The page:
To trace the background of ’62 education movement, it is very much relevant to mention that since the establishment Pakistan, anarchy in education sector became a common feature as the central government of Pakistan followed a policy of disparity and stepmotherly attitude towards East Pakistan where lived 56% of the people. Number of educational institutions started to decrease and the drop out rate increased within a short time. Prior to partition of the subcontinent, East Pakistan was much ahead of the then western part of Pakistan. In 1947-48 the number of primary schools in East Pakistan was 29633, which came down to 26000 within a span of 5 years in 1954-55. The Pakistan Army Chief Ayub Khan who hatched a conspiracy with the Governor General Eskander Mirza to topple the coalition civilian government headed by Prime Minister Firoz Khan Noon, they jointly brought out martial law for the first time and first of its kind, in the sub-continent. Martial law was promulgated on October,07 of 1958. But within less than 3 weeks Eskandar Mirza was removed and Ayub Khan himself became self-appointed president of Pakistan and Chief Martial law Administrator. After two months, on 30th December government announced formation of a committee headed by Secretary, Education of West Pakistan and Ayub’s one time teacher at Aligarh University, S. M. Sharif. In the 11 member-commission, 4 educationists were from East Pakistan. They were Dr. Momtaj Uddin Ahmed. Vice Chancellor, Rajshahi University, Dhaka Secondary Education Board president Abdul Haque and 2 teachers one from Dhaka University and another from Dhaka Engineering College. They were Professor Atowar Rahman and Dr. Abdur Rashid respectively. The commission submitted its interim report on 26th August,1959.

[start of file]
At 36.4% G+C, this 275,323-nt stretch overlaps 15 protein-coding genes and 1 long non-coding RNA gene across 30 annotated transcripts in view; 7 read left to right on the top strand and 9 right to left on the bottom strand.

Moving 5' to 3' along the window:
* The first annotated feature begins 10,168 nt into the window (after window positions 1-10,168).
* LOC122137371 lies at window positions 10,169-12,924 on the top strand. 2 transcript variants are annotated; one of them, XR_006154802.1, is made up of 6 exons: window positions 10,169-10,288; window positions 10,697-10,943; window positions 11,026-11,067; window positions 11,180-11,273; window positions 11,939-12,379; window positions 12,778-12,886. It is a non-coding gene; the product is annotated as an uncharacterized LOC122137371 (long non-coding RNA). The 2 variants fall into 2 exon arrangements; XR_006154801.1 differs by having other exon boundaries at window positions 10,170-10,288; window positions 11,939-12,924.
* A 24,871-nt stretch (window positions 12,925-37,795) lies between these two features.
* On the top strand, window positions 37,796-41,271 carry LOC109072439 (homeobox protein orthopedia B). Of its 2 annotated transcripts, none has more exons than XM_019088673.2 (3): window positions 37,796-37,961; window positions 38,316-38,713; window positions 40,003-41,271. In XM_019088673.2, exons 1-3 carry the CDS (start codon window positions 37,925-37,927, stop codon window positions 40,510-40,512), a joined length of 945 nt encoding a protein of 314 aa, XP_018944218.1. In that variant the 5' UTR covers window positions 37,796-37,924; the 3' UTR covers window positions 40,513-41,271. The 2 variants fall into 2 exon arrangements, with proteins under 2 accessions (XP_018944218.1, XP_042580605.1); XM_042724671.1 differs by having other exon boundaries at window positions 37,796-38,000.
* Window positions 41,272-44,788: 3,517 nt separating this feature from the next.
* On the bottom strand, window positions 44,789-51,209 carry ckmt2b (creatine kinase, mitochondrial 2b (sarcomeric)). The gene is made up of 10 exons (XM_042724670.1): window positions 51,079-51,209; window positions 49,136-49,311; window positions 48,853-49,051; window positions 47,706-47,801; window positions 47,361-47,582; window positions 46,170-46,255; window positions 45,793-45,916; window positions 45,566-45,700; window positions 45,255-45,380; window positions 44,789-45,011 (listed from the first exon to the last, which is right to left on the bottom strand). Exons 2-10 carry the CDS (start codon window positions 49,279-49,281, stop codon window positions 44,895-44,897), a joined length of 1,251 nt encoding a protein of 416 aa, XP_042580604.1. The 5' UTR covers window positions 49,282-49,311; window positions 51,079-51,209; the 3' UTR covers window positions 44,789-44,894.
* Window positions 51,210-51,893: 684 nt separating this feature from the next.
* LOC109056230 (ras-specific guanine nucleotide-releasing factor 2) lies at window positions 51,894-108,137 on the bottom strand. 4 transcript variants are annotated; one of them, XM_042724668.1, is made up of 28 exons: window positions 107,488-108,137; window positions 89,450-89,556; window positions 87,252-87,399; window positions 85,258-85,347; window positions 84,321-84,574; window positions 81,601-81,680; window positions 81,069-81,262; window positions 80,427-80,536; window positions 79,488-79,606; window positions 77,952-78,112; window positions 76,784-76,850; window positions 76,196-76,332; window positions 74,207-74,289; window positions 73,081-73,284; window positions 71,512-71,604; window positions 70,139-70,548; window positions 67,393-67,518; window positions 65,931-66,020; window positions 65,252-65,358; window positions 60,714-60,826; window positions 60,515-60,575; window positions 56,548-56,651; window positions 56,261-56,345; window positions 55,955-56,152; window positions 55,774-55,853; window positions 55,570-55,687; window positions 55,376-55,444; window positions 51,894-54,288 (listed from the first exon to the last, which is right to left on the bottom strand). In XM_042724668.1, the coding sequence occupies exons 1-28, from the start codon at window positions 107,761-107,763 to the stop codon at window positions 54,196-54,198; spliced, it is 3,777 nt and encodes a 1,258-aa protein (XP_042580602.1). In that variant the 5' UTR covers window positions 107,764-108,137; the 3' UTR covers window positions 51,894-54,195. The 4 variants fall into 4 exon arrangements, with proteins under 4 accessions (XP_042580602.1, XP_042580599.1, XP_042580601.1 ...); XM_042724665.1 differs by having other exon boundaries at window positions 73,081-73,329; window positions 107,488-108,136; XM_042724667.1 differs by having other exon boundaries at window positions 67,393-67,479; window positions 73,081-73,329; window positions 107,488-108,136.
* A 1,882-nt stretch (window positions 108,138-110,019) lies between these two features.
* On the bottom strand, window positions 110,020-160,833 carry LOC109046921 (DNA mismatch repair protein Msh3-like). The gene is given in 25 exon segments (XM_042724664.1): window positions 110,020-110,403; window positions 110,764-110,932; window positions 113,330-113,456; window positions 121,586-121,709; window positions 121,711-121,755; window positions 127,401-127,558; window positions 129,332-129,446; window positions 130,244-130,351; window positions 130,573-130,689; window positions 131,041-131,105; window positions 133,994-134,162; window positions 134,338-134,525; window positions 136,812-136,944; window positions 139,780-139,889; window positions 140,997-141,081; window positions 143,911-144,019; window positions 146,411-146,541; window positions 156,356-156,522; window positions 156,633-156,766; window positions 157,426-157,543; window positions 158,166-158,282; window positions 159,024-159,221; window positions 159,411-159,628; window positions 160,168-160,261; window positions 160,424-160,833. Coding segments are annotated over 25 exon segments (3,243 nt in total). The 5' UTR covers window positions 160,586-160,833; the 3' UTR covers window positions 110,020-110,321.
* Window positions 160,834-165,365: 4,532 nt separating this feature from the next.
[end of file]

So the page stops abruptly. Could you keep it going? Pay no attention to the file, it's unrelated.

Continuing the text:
Some of the features of Sharif Commission report which was published in 1962, provoked students’ agitation in East Pakistan. To mention a few among them: (1) The concept of free primary compulsory education is an utopia. (2) To introduce a Lingua Franca for Pakistan, Roman Script should be introduced and for that Arabic should be given priority. (3) “Urdu should be made the language of the people of Pakistan”. (4) Education should not be available at minimum cost and at a ‘cheap price’. (5) There is reason to see it at par with investment both in industry and education.  (6) The 2 years’ degree course should be upgraded to 3 years for improvement of quality at the higher education level.